As the scandal of horsemeat masquerading as beef takes on a pan-European dimension, the French authorities are keen to identify exactly who is responsible for a fraud that threatens lasting damage to the European food industry.
French food ministers are due to hold emergency talks Monday with key players in the meat industry in a bid to understand how horsemeat found its way into ready-meals claiming to be beef products.
Donkey meat in the mix?
Much of the “horsemeat” found in beef products could in fact be donkey, UK daily The Independent has speculated.
The newspaper explained that Romania had recently enacted a law banning horse-drawn vehicles from the country’s roads, and that consequently the price of horsemeat had tumbled as the animals were sent to abattoirs.
But many of the animals pulling “horse-drawn” carts in Romania are donkeys, now equally redundant, and may have been sold to manufacturers of “beef” products.
As the so-called “cheval-gate” [horse-gate] affair widens, the French authorities want to pin down who exactly is responsible for the “fraud” that led to consumers across Europe being duped into eating meat of dubious origin.
The scandal of horsemeat entering the processed-food-chain erupted in January when tests revealed burgers sold in Ireland and the UK contained some horsemeat.
And last week it was revealed that frozen lasagne products manufactured by Swedish producer Findus in a French factory contained up to 100 percent horse.
“We are opening an inquiry to determine the truth and to find out who is responsible,” French Food Minister Guillaume Garot told BFM TV late on Sunday. “The inquiry will allow us to trace the entire supply chain and see exactly what has happened.”
France’s junior Minister for Consumer Goods Benoit Hamon promised that the government would pursue anyone suspected of fraud in the affair.
He told Le Parisien newspaper he suspected the scam “may have been going on since August 2012.”
The ministers have their work cut out. Initial inquiries by France’s consumer safety authorities confirmed the presence of “horsemeat mixed with beef” in a number of supermarket products, which had found its way through a collection of European intermediaries “with poor traceability.”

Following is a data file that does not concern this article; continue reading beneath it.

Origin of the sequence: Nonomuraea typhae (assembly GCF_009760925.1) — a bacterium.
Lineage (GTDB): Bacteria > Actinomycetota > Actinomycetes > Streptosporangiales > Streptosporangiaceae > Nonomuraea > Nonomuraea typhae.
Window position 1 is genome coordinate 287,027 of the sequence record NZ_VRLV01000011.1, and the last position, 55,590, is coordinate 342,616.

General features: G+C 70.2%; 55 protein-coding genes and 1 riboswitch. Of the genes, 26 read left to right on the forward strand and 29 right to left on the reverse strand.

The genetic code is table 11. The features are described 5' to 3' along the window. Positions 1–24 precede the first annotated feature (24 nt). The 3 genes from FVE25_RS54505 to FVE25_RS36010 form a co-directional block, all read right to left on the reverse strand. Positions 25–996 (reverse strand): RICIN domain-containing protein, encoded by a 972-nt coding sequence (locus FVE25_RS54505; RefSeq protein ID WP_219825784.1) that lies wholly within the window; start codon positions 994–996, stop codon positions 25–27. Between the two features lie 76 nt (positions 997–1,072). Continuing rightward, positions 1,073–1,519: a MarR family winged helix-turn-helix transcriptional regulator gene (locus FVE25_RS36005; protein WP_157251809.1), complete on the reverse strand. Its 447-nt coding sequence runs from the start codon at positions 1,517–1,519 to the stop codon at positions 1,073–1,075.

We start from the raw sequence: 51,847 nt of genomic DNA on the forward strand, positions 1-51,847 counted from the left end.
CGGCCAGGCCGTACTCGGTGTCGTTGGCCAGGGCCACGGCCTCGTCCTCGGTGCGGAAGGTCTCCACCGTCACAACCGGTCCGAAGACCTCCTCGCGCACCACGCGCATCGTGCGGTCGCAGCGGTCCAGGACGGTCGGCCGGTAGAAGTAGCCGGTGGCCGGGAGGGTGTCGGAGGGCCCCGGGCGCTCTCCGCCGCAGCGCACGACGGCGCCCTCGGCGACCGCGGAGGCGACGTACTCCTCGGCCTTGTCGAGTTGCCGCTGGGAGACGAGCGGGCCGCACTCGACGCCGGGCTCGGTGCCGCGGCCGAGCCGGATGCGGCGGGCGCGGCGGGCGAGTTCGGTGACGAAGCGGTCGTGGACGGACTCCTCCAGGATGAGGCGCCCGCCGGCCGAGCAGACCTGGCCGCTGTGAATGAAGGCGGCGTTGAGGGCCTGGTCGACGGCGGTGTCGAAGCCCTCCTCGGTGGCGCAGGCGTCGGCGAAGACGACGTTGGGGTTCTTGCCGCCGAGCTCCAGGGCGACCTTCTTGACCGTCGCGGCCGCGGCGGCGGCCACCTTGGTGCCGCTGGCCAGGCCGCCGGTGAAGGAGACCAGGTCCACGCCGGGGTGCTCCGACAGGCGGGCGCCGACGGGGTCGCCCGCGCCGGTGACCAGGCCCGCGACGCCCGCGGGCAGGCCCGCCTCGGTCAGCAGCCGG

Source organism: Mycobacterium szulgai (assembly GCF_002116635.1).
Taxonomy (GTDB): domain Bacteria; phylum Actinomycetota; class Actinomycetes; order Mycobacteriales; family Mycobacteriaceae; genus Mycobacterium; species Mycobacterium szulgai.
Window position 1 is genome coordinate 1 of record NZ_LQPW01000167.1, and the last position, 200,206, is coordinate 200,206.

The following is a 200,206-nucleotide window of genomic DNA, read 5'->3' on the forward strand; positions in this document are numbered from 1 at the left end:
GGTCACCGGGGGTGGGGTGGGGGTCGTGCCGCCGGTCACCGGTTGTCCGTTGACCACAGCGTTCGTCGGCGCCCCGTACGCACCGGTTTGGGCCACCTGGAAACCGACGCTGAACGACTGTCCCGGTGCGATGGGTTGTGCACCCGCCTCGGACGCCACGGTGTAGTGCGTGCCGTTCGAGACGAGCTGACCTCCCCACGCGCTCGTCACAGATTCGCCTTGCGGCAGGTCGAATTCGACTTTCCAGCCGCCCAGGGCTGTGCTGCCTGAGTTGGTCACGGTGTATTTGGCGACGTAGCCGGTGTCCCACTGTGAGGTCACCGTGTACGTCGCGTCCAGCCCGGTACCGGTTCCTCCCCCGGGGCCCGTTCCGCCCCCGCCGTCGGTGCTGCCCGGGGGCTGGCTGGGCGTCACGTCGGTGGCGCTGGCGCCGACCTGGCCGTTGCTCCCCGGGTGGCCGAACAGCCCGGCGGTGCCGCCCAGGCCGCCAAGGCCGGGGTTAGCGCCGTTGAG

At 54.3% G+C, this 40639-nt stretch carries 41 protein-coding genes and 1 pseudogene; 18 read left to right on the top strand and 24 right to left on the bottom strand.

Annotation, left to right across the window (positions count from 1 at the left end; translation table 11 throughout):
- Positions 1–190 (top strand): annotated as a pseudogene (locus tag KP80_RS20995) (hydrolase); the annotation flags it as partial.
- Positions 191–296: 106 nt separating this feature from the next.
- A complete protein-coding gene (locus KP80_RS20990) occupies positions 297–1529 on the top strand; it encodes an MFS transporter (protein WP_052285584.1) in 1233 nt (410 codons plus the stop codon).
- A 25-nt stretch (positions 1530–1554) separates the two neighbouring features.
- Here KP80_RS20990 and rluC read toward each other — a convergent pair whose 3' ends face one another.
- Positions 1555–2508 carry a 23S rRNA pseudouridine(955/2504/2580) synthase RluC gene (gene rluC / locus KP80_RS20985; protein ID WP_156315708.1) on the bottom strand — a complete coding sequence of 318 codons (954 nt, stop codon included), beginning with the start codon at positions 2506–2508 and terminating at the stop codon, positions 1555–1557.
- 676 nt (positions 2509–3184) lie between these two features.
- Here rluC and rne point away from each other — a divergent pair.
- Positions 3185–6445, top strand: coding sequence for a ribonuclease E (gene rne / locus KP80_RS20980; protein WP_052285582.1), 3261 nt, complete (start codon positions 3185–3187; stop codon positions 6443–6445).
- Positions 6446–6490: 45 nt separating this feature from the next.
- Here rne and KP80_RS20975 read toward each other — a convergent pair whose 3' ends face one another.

A complex supply chain
The horsemeat trail
So far, the investigation had determined that a subsidiary of French company Poujol had purchased frozen meat from a Cypriot trader, who in turn had received it from a Dutch trader, according to statement from Hamon’s office.
The unnamed Dutch trader had been supplied by two Romanian abattoirs.
Poujol then supplied the meat to a Luxembourg factory, which is owned by French group Comigel.
The factory produced the frozen lasagne products, which were then sold under the Swedish-owned Findus brand name.
Legal action all round
As French supermarkets were removing a range of pre-prepared meals from their shelves, the companies in question began their own blame game, promising legal action against each other as the scandal risked huge damage to their commercial reputations.
Findus Sweden plans to sue Comigel for breach of contract and fraud, pointing out that the French company was obliged to use beef from Germany, France and Austria, which Findus said was evidently not the case.
Meanwhile, Poujol subsidiary Spanghero, which signed off for the meat, said on its website that it had bought what was labelled beef, and would be taking action against its supplier.
Romania has also scrambled to save its reputation and launched its own investigation at the weekend.
On Sunday, Romanian President Traian Basescu said his country could face export restrictions and “be discredited for many years” if it was found that abattoirs in his country were deliberately supplying falsely-labelled meat.
“I hope that this won’t happen,” he said in televised statements.
Date created : 2013-02-11